160. A Skill-based Robot Co-Worker for Industrial Maintenance Tasks
Paul Jakob Koch, Marike Koch van Amstel, Partycja Dębska, Moritz Alexander Thormann, Adrian Johannes Tetzlaff, Simon Bøgh, Dimitrios Chrysostomou
Aalborg university, Denmark
This paper investigates the concept of a sensor-based robot co-worker working in flexible industrial environments together with and alongside human operators. In this particular work, a realisation of a robot co-worker scenario is developed in order to demonstrate the implementation of a robot co-worker from the starting point of an autonomous industrial mobile manipulator. The cobot is applied on the industrially relevant task of screwing by the use of a skill-based approach. The technical work on the human-robot interface and the screwing skill is described.
182. Minimum distance calculation for safe human robot interaction
Mohammad Safeea, Nuno Mendes, Pedro Neto
University of Coimbra, Portugal
The ability of efficient and fast calculation of the minimum distance between humans and robots is vitally important for realizing a safe human robot interaction (HRI), where robots and human co-workers share the same workspace. The minimum distance is the main input for most of collision avoidance methods, HRI, robot decision making, as well as robot navigation. In this study it is presented a novel methodology to analytically compute of the minimum distance between cylindrical primitives with spherical ends. Such primitives are very important since that there geometrical shape is suitable for representing the co-worker and the robots structures. The computational cost of the minimum distance between n cylinders is of order 〖O(n〗^2). In this study QR factorization is proposed to achieve the computational efficiency in calculating the minimum distance mutually between each pair of cylinders. Experimental tests demonstrated the effectiveness of the proposed approach.
209. Interactive simulation of human-robot collaboration using a force feedback device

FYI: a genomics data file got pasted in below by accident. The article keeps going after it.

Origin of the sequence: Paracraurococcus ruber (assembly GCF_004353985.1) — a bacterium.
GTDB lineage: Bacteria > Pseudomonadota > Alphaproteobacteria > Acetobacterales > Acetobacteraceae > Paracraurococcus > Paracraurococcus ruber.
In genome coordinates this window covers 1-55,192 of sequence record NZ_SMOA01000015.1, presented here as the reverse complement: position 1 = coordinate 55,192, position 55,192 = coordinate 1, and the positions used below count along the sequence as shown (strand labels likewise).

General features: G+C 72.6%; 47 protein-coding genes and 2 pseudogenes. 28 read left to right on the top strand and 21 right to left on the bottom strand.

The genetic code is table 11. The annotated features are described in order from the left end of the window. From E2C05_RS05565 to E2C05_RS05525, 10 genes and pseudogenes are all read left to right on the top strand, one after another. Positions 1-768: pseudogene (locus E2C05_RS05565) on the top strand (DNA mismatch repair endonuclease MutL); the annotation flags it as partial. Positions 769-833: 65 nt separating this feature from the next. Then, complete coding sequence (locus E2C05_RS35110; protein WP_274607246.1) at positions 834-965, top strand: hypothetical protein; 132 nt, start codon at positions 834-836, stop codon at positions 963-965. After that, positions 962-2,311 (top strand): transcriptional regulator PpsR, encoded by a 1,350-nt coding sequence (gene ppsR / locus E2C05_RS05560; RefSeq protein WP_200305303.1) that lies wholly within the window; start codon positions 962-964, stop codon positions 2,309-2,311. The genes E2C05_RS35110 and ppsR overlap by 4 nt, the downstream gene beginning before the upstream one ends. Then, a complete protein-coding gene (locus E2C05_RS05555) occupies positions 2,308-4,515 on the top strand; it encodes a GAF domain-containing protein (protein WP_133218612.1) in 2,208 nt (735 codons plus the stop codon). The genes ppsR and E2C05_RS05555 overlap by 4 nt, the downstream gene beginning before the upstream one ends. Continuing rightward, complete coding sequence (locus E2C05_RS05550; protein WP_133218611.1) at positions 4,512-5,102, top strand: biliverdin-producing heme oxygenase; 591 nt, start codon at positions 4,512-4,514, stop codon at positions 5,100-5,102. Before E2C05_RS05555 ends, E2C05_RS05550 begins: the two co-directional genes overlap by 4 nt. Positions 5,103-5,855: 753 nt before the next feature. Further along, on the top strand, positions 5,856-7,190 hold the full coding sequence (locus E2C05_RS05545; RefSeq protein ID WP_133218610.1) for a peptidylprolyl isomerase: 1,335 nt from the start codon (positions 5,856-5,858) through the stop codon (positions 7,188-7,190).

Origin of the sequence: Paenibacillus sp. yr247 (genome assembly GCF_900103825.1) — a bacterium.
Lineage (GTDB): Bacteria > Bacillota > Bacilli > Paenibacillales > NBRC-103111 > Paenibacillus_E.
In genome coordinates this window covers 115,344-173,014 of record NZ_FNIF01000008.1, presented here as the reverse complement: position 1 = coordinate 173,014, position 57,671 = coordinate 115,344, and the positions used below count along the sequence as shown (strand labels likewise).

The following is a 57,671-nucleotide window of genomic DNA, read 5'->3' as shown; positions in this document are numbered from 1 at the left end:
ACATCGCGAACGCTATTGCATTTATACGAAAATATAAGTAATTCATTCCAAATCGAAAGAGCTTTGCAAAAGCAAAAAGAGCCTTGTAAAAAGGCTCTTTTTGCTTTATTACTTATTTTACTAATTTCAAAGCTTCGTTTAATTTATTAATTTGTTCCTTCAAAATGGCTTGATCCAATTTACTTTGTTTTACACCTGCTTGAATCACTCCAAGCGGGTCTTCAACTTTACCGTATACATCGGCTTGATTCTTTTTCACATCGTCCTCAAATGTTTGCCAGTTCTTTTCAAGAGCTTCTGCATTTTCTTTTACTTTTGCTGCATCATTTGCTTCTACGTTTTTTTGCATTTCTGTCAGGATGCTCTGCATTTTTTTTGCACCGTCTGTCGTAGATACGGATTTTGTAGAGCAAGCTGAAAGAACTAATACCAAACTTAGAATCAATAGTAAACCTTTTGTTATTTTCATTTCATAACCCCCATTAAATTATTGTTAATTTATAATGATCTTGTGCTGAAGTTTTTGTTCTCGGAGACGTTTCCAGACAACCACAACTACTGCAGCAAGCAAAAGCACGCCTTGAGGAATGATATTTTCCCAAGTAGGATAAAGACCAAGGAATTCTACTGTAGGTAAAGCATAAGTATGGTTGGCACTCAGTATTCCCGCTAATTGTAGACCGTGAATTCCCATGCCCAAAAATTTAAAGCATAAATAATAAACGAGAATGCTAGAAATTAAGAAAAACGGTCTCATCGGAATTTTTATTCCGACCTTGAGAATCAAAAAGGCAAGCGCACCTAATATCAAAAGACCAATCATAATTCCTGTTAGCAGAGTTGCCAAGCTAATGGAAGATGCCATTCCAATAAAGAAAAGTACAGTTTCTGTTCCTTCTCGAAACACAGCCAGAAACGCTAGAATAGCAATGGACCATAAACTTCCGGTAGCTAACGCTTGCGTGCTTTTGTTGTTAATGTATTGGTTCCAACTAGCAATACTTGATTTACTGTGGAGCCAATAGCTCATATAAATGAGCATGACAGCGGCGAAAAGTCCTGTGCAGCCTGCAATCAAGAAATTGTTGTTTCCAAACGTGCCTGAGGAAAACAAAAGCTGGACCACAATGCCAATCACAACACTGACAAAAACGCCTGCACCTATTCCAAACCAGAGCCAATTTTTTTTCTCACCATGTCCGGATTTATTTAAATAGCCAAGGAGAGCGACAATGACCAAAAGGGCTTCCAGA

The role of robots in manufacturing processes is undergoing a revolution. Tremendous gains in productivity and flexibility can be achieved by removing the fences and letting humans and robots work together in the same workspace. However, new risks have to be addressed, and new means of optimization are needed. Through the use of collaborative robotic systems in final assembly, also the demands on the methods and tools of the digital factory, especially the simulation, are increasing.
In this paper, we demonstrate the use of interactive simulation as a tool for workcell validation and optimization. The proposed technique combines real-time physics simulation and motion capturing systems in order to immerse the design engineer or production planner inside a responsive virtual model of the factory. The user can interact with components and tools, as well as with the robots performing their assigned tasks, including collaborative steps. The handguiding function of sensitive lightweight robots can be simulated using force feedback devices. For example, it is possible to experience the new impedance mode of a KUKA LBR iiwa in an intuitive and tangible, but completely simulated way. Future application scenarios can be directly tested in the assembly process simulation. Thanks to this first-person 3D experience, a better understanding of the risks, complexity and potential improvements can be reached. With this knowledge, it is possible in early planning stages to define the first working and protection areas for safety programming. These are necessary for the human-robot collaboration to be safe. Virtual auxiliary geometries in the form of combined spheres represent the used robot tool in safety control. The radii of the different spheres can be determined in relation to the size and position of the previously defined areas. In this way, in addition to safety, the process reliability can be optimized in the simulation, too.
Referring to the structure of this paper, first the requirements of the interactive simulation are defined. Then the state-of-the-art of the domain is reviewed. The paper describes the implementation and gives some figures about the performances achieved. Then the method is illustrated on a real-case scenario in the automotive industry and some key results are given. Finally, the paper shows how the same approach can be beneficial for other aspects of advanced manufacturing, such as ergonomics and human factors, intuitive robot programming, and virtual training.